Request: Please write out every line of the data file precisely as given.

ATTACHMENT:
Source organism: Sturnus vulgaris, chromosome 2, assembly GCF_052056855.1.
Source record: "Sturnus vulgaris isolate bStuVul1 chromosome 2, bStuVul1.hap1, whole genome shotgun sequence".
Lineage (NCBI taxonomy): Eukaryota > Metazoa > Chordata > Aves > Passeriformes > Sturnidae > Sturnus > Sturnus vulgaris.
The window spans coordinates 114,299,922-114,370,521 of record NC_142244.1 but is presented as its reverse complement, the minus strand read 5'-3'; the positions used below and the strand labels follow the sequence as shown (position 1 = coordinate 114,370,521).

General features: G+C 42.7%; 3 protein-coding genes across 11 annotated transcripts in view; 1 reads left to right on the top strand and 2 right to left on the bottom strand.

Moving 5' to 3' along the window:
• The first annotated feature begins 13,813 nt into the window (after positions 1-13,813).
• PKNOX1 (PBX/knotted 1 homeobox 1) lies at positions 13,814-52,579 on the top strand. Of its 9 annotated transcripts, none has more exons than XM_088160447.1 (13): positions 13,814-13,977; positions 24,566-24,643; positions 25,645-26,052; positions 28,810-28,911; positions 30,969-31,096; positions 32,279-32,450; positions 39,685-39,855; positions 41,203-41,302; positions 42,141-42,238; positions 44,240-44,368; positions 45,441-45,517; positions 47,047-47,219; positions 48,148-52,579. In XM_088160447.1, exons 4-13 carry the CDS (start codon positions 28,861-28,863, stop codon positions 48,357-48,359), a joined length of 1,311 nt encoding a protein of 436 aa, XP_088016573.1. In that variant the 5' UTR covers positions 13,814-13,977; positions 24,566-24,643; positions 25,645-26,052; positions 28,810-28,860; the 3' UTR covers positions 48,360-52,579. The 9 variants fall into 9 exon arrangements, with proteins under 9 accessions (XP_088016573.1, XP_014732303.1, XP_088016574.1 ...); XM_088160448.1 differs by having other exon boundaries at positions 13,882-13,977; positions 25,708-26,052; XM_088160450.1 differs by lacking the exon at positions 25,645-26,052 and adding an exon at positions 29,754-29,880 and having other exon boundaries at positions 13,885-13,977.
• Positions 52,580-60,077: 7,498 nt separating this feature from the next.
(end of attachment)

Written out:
Source organism: Sturnus vulgaris, chromosome 2, assembly GCF_052056855.1.
Source record: "Sturnus vulgaris isolate bStuVul1 chromosome 2, bStuVul1.hap1, whole genome shotgun sequence".
Lineage (NCBI taxonomy): Eukaryota > Metazoa > Chordata > Aves > Passeriformes > Sturnidae > Sturnus > Sturnus vulgaris.
The window spans coordinates 114,299,922-114,370,521 of record NC_142244.1 but is presented as its reverse complement, the minus strand read 5'-3'; the positions used below and the strand labels follow the sequence as shown (position 1 = coordinate 114,370,521).

General features: G+C 42.7%; 3 protein-coding genes across 11 annotated transcripts in view; 1 reads left to right on the top strand and 2 right to left on the bottom strand.

Moving 5' to 3' along the window:
• The first annotated feature begins 13,813 nt into the window (after positions 1-13,813).
• PKNOX1 (PBX/knotted 1 homeobox 1) lies at positions 13,814-52,579 on the top strand. Of its 9 annotated transcripts, none has more exons than XM_088160447.1 (13): positions 13,814-13,977; positions 24,566-24,643; positions 25,645-26,052; positions 28,810-28,911; positions 30,969-31,096; positions 32,279-32,450; positions 39,685-39,855; positions 41,203-41,302; positions 42,141-42,238; positions 44,240-44,368; positions 45,441-45,517; positions 47,047-47,219; positions 48,148-52,579. In XM_088160447.1, exons 4-13 carry the CDS (start codon positions 28,861-28,863, stop codon positions 48,357-48,359), a joined length of 1,311 nt encoding a protein of 436 aa, XP_088016573.1. In that variant the 5' UTR covers positions 13,814-13,977; positions 24,566-24,643; positions 25,645-26,052; positions 28,810-28,860; the 3' UTR covers positions 48,360-52,579. The 9 variants fall into 9 exon arrangements, with proteins under 9 accessions (XP_088016573.1, XP_014732303.1, XP_088016574.1 ...); XM_088160448.1 differs by having other exon boundaries at positions 13,882-13,977; positions 25,708-26,052; XM_088160450.1 differs by lacking the exon at positions 25,645-26,052 and adding an exon at positions 29,754-29,880 and having other exon boundaries at positions 13,885-13,977.
• Positions 52,580-60,077: 7,498 nt separating this feature from the next.